Addressing the reality of black crime in America


Those of you who’ve been reading here for a while know that I’m very far from being a racist – quite the opposite, in fact.  Nevertheless, I know that much of the critical race theory-driven drivel being spouted by progressive and left-wing administrations – local, state and national – is a tissue of lies from start to finish, particularly when it comes to blaming crime in black communities on racism.  The reality is much more complex, and much more fundamental.

As a pastor and prison chaplain, I’ve long seen the dysfunction in black families, particularly the lack of father figures to bring up young black men in the way they should walk.  The influence of a father is fundamental.  It can’t be substituted by maternal care, no matter how good.  Its roots go deep into the human psyche, and are beyond rationalization.  I saw the effects of dysfunctional family life (or the lack thereof) in black communities in the prison populations where I served.  It’s not politically correct to talk about it, but it’s nevertheless real.

One pastor in Chicago appears to understand that very well – and he’s doing something about it.

Blaming black crime on slavery and Jim Crow completely ignores the elephant in the room.

. . .

Corey Brooks, pastor of New Beginnings Church of Chicago, has spent the past few years getting his hands dirty with an “alternative explanation” that is slowly transforming one of the most violent neighborhoods in Chicago. Rather than blaming cops, he’s laser-focused on tackling urban crime at its root: broken families.

In the new documentary “What Killed Michael Brown?” Shelby Steele and his son, Eli, spoke with Pastor Brooks, who set up his church in 2000 in the heart of Woodlawn, Illinois. It’s now a congregation of 2,500.

“I believe the church is the hope of the world,” said Brooks.  “What greater place that needs that hope than a place that’s experiencing high levels of crime [and] broken families? We’ve seen a lot of young guys in the neighborhood who don’t value their lives.  A lot of it is a result of not having someone to encourage them that ‘You can do better,’ … But if you don’t have those messages going forward, it’s hard for you to value life when everybody is shooting and killing.”

That was true for ex-Black Disciples gang leader Varney Voker who, as a child, watched his mother smoke weed and deal drugs. He wanted to be like her. But he did better. Voker grew up to build a crack-heroin business that brought in $60,000 a day.

Legendary in Chicago as one of “The Bentley Twins” (he and his twin brother drove Bentleys), Voker told Steele about how he returned from an 11-year prison sentence to find his old neighborhood under new leadership. While looking for old connections to rebuild his empire, Voker’s friend told him he had to go to the church.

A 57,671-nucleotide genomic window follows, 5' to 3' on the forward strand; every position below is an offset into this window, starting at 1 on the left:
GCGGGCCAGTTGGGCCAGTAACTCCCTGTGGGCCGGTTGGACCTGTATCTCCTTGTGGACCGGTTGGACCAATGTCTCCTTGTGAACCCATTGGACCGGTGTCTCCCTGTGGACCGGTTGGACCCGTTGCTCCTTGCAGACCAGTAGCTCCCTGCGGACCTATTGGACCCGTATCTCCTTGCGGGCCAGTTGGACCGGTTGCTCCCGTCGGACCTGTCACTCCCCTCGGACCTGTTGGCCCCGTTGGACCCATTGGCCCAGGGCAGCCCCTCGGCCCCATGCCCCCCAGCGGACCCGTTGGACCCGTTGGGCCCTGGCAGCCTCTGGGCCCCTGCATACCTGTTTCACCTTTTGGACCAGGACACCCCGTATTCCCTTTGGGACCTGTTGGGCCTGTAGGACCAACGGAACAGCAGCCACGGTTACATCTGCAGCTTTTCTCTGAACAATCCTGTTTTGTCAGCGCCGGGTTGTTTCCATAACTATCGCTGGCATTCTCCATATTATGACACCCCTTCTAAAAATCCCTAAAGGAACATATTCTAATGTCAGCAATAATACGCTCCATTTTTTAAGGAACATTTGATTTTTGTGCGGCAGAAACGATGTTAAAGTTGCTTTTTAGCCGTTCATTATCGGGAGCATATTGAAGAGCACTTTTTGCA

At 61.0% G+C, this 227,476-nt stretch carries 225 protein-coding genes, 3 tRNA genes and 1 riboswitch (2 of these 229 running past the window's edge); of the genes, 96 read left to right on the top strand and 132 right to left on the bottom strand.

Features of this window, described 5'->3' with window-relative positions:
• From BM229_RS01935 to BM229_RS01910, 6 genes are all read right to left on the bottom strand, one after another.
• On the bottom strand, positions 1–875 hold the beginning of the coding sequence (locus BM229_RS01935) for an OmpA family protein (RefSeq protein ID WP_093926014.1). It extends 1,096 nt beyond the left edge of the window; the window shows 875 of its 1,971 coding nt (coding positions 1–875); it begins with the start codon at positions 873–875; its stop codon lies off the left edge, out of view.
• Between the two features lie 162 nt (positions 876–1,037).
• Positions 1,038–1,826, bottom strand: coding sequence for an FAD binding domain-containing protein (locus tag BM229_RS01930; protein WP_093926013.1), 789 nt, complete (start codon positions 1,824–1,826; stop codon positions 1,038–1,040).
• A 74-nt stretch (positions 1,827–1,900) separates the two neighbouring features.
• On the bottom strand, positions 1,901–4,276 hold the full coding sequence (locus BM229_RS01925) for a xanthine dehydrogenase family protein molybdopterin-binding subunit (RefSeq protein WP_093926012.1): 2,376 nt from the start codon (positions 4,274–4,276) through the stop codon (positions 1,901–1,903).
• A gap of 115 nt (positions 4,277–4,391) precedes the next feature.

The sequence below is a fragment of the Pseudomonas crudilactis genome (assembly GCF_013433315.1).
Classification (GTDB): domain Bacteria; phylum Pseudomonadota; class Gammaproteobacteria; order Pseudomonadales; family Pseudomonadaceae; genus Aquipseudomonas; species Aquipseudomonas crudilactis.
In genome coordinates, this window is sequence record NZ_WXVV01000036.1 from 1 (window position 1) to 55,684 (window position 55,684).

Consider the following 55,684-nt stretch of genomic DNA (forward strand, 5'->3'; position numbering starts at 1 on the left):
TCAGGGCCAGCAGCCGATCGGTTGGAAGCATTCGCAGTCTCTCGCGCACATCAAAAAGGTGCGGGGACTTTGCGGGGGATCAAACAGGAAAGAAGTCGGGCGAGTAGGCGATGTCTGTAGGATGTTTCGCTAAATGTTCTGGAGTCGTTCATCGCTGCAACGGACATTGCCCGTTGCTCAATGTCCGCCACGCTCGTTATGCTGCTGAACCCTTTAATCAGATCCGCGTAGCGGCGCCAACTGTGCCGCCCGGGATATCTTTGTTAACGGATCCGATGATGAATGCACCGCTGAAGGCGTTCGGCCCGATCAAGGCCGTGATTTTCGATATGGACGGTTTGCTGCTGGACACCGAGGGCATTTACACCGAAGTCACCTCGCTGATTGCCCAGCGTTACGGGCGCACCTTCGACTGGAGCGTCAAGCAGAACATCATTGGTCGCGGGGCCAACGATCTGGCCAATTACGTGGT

“I’m like, who am I meeting?” he said, recounting the story.  “Guy (said), ‘You meeting the pastor.’  I said, ‘I don’t want to talk to no pastor, bro, I just came home.  He goes, ‘No, you have to talk to him because he runs the neighborhood now.’ ”

When they finally met, the pastor said to the ex-gang leader: “OK, um, I know who you are; I heard a lot about you – glad to see you home, but I’m the new sheriff in town.”

By making himself the “biggest elephant in the room,” Brooks established a new hierarchy in Woodlawn where young blacks saw him as a father figure.  Over the years, Brooks has created an environment where young people can learn a trade, become self-sufficient, and be role models for others.  It is this painstaking cycle of creating and reproducing role models that Brooks believes will transform the neighborhood.  In fact, he wants Woodlawn to be the petri dish that will offer proof that urban areas nationwide can grow themselves out of dysfunction and close crippling disparities.

“It’s easy to say, ‘the white man, the white man’ when in reality we need to take a closer look at ourselves,” he told Steele. “We’re telling them educationally – you’ve got to get it together.  Economically, you’ve got to get it together.  Family and spiritually, you have to get it together.   And you have to take responsibility.”

It is the Corey Brooks of the world – not the Cory Bookers – who will do for troubled urban cities what trillions of government dollars, angry protesters, and pampered TV pundits have failed to do.  They ignore the elephant in the room, then make books and monuments to themselves about the problems they created and pretended to solve.

But men like Pastor Brooks stare the elephant in the eye, hammer stakes in the ground, and commit to the dirty, back-breaking labor of changing the destiny of generations of broken human beings.

If America is lucky, Brooks and people like him, just may be replicating an army of men and women in their own images.

There’s more at the link.